Hansa Biopharma (Nasdaq Stockholm: HNSA), an enzyme technology pioneer focused on transforming the lives of those with rare immunological disorders, proudly announces the completion of enrollment in its groundbreaking phase 2 clinical trial for imlifidase in Guillain-Barré Syndrome (GBS). The top-line findings from this study are slated for release in late 2023. Søren Tulstrup, the CEO and President of Hansa Biopharma, emphasized the trial’s significance in unraveling the potential of the company’s unique antibody-cleaving enzyme technology in tackling rare immune-mediated diseases.
The phase 2 trial, a collaborative effort across the United Kingdom, France, and the Netherlands, is an open-label, single-arm, multi-center study. It aims to evaluate the safety, tolerability, and therapeutic potential of imlifidase in conjunction with standard-of-care (SoC) intravenous immunoglobulin (IVIg) for GBS patients. Trial participants received imlifidase prior to SoC treatment. Upon database lock of the single-arm study, the efficacy data of patients treated with both imlifidase and SoC will be contrasted against a matched external cohort from the International Guillain-Barré Syndrome Outcome Study (IGOS) database, housed at the Erasmus Medical Centre in Rotterdam, Netherlands. The outcome of this comparative efficacy analysis is projected to be available in 2024.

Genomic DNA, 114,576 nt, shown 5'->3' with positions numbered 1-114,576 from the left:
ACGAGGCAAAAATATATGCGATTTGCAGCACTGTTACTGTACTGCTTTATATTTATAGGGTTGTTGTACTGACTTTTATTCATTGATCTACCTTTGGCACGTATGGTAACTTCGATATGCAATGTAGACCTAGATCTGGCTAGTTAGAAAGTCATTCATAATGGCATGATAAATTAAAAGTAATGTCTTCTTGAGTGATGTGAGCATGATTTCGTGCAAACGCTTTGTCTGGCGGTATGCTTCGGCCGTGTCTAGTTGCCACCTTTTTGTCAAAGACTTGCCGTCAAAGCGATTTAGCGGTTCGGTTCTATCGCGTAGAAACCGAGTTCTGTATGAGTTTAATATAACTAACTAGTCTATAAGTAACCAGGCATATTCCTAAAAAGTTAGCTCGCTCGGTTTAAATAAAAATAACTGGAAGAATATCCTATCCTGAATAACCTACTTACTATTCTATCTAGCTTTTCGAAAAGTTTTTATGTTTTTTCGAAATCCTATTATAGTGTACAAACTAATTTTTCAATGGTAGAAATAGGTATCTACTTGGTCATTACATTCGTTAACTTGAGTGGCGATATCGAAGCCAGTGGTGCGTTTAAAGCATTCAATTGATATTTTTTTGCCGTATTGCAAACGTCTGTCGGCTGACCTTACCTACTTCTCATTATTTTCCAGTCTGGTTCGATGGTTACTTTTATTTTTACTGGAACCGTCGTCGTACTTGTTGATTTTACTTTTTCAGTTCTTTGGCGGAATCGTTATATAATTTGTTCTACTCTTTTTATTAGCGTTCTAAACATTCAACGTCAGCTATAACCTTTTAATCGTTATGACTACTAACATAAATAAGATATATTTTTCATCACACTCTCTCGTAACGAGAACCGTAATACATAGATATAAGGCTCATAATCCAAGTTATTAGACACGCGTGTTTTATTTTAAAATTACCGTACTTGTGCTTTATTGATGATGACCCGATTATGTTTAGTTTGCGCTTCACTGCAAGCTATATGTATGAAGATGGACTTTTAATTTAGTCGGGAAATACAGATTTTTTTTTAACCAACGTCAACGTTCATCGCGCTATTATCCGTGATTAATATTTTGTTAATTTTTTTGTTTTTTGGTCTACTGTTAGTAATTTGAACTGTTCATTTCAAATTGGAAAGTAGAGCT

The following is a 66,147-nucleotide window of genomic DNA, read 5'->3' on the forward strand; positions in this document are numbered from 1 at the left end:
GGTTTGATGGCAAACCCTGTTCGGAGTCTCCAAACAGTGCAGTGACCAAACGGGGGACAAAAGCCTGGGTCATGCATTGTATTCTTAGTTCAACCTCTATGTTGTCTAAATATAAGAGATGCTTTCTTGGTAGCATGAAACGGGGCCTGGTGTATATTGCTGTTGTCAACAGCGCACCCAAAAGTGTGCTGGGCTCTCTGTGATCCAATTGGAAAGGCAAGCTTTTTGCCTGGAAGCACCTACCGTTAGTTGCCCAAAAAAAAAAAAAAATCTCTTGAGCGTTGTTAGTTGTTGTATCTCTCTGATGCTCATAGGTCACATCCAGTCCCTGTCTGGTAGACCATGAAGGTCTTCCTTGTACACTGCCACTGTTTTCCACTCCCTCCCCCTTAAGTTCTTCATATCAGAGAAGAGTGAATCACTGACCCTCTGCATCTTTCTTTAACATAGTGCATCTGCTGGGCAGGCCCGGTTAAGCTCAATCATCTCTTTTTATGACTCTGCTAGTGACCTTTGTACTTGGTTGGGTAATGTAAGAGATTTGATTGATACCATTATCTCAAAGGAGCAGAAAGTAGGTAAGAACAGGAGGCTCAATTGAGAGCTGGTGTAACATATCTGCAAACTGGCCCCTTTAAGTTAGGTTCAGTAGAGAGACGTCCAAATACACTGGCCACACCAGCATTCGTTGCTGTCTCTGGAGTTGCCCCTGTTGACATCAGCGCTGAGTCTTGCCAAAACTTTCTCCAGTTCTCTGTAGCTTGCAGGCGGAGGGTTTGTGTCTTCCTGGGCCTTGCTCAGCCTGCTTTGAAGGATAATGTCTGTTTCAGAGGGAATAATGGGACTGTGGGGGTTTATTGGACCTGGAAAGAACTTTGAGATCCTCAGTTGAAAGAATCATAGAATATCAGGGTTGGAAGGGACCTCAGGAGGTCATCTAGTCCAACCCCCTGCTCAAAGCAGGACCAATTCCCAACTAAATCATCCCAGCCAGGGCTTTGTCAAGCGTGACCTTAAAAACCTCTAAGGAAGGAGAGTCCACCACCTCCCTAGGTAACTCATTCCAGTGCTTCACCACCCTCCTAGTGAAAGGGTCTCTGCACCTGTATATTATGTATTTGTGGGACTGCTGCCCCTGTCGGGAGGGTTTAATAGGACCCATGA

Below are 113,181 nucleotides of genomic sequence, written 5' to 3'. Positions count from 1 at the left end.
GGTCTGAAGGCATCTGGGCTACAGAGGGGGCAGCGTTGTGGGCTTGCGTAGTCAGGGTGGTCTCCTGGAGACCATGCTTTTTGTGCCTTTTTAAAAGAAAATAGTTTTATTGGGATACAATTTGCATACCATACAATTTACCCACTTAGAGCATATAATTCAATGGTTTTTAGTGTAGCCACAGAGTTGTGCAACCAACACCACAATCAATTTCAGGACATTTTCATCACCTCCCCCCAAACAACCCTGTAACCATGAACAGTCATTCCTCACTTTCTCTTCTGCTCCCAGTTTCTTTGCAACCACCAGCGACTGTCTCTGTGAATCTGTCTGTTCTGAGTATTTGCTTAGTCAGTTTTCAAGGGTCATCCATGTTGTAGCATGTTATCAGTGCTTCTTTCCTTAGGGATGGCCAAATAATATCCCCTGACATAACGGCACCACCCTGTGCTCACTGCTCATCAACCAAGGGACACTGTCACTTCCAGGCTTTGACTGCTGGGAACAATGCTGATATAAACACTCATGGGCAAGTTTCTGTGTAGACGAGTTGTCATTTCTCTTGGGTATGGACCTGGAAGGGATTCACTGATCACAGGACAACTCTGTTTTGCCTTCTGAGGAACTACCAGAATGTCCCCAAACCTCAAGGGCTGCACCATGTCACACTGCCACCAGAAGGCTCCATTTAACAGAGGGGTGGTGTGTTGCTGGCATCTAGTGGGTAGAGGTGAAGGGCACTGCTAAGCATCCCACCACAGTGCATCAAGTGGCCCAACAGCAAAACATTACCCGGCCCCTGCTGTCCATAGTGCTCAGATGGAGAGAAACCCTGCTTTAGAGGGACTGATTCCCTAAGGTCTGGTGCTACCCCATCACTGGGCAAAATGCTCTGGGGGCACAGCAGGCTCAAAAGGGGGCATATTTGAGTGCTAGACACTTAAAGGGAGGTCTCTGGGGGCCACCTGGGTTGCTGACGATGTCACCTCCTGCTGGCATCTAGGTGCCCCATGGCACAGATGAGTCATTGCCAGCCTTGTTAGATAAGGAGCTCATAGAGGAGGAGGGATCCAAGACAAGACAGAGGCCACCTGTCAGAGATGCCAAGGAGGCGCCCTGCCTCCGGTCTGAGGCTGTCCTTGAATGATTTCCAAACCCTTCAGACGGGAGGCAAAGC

Professor Shahram Attarian, a key figure in the Department of Neuromuscular Diseases and ALS at Hopitaux Universitaires de Marseille (APHM) and the International Coordinating Principal Investigator in the Phase 2 study, highlighted the crucial role of timely diagnosis and intervention in GBS treatment. Imlifidase, by rapidly and effectively reducing IgG levels, represents a potentially game-changing approach for GBS patients.
Guillain-Barré Syndrome is a rare, acute, paralyzing, and inflammatory peripheral nervous system disorder that affects 1-2 individuals per 100,000 people annually. GBS is characterized by rapid, progressive limb weakness and can lead to severe paralysis. With current standard care, approximately 25% of patients need long-term mechanical ventilation, and 20% remain unable to walk after six months. GBS has a fatality rate of 3-7%. In 2018, the US Food and Drug Administration granted Orphan Drug Designation to imlifidase for GBS treatment.